WEF’s new transformation readiness framework

It has become almost a habit for the Swiss to see their country at the top of competitiveness and innovation rankings. Although all ranking lists need to be taken with a grain of salt, the privileged position that Switzerland has held for years has reinforced our conviction – and rightly so – that our policies in support of research and innovation are sound. Unfortunately, the same cannot be said of the latest ranking published by the World Economic Forum at the end of last year, where Switzerland does not always appear on top for the various priorities. Like any country whose well-being is based primarily on innovation, Switzerland must continually reassess its competitiveness.

Switzerland’s performance in terms of the WEF’s economic transformation priorities

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The WEF's latest transformation readiness framework is based on the premise that our society has reached a point where it can no longer be satisfied with economic productivity alone. Instead, it must also address the major challenges facing our society, such as sustainability, ageing, digitalisation and social equality. For this reason, the WEF has decided to replace its popular Global Competitiveness Index (GCI) measuring past performance with a more future-oriented index, which assesses each country’s ‘readiness for economic transformation’. The WEF is convinced that a profound transformation of our economies and governments is required in order to meet these challenges. It therefore considers it worthwhile to measure the progress of this transformation through a new index, which combines several quantitative and qualitative indicators.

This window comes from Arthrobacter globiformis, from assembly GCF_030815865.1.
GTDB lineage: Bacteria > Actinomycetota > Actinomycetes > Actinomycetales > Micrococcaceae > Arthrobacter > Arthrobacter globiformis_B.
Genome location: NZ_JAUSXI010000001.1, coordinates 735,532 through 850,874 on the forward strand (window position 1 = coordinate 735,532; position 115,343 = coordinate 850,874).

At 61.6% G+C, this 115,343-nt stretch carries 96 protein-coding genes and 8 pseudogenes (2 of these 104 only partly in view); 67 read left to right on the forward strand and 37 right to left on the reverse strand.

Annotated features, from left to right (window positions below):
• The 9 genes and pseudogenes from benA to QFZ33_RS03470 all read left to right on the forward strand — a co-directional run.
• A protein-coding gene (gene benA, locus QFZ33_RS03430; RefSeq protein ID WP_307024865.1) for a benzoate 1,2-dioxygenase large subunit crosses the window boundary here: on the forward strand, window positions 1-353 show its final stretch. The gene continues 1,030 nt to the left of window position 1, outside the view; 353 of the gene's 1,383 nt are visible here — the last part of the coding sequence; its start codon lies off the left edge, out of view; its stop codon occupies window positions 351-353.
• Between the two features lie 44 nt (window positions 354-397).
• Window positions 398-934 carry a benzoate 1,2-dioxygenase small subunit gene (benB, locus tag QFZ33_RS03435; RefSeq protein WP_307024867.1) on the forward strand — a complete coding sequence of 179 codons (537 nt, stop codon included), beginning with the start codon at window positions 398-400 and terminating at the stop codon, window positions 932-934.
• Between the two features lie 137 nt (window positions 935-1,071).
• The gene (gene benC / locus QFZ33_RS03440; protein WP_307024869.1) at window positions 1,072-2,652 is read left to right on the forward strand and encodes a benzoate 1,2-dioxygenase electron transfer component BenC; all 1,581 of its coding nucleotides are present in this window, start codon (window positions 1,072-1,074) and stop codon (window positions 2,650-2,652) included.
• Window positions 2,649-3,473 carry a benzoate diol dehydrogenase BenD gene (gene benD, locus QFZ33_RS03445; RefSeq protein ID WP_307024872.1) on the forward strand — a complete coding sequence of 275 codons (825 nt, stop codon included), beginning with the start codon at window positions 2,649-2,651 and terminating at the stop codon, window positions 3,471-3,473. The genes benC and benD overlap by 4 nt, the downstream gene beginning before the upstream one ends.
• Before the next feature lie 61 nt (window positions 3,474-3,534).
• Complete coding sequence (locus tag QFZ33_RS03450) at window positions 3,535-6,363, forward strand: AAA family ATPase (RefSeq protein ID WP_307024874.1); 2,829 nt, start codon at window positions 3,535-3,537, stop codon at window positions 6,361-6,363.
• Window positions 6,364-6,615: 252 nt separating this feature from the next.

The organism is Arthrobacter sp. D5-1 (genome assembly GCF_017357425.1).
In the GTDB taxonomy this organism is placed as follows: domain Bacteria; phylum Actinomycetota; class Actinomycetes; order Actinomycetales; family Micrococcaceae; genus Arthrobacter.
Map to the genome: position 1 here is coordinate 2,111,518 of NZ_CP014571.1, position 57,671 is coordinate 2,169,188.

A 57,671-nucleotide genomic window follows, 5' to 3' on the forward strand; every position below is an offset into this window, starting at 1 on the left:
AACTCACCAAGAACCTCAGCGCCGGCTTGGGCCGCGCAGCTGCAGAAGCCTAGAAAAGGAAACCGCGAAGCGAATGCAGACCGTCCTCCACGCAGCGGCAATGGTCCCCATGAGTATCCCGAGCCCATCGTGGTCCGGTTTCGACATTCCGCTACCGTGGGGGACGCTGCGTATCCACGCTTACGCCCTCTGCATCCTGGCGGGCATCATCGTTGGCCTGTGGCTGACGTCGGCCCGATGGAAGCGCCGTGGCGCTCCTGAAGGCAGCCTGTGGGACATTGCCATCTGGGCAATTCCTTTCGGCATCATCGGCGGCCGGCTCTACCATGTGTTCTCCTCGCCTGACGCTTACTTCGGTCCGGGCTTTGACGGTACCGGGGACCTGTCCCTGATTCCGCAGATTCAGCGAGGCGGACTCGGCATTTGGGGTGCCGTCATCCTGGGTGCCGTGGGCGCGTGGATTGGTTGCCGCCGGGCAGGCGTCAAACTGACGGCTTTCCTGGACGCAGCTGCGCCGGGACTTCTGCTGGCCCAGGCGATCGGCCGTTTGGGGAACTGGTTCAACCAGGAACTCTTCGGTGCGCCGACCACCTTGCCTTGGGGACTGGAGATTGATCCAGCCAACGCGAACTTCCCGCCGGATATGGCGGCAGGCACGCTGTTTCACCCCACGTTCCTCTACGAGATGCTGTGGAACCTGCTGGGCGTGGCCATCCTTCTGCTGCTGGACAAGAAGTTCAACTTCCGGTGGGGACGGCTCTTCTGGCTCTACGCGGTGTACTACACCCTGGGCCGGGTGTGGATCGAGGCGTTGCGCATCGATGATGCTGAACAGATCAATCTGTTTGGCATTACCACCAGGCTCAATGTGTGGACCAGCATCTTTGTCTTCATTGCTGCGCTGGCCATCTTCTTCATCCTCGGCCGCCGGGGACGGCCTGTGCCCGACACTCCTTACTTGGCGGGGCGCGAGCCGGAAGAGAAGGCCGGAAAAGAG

Switzerland’s performance in terms of the WEF’s economic transformation priorities
The WEF’s eleven economic transformation priorities comprising the new transformation readiness framework are listed in the summary table below. These priorities measure the effectiveness of measures taken by governments to implement new policies that address major societal challenges. These priorities cover different aspects such as strong governance principles or the creation of future markets. Viewed through the lenses of these new priorities, Switzerland obtains mixed results in the comparison of 37 countries whereas the Nordic countries (Sweden, Denmark and Finland) come out on top.

It should be noted that performance on economic transformation priorities should be put into perspective due to the lack of (a) precise definitions of the different aspects of transformation and (b) reliable data to measure these aspects. Nevertheless, this exercise focusing on the transformation of economies can provide very useful insights for national innovation policies.

Like any country whose well-being depends primarily on innovation, Switzerland must continually reassess its competitiveness, especially since Switzerland's dominance in innovation rankings is largely due to the pharmaceutical, industrial and food sectors. Of course, these sectors will continue to play an important role in the economy in the future. If Swiss companies continue to innovate as they have in the past, Switzerland will remain well placed in the rankings. However, Switzerland will do even better if sectors and aspects related to the transformation of our society are also addressed.

Further information

Müfit Sabo, SERI
Scientific Advisor, Innovation Unit

www.weforum.org

https://www.sbfi.admin.ch/content/sbfi/en/home/services/publications/data-base-publications/s-n-2021-2/s-n-2021-2j.html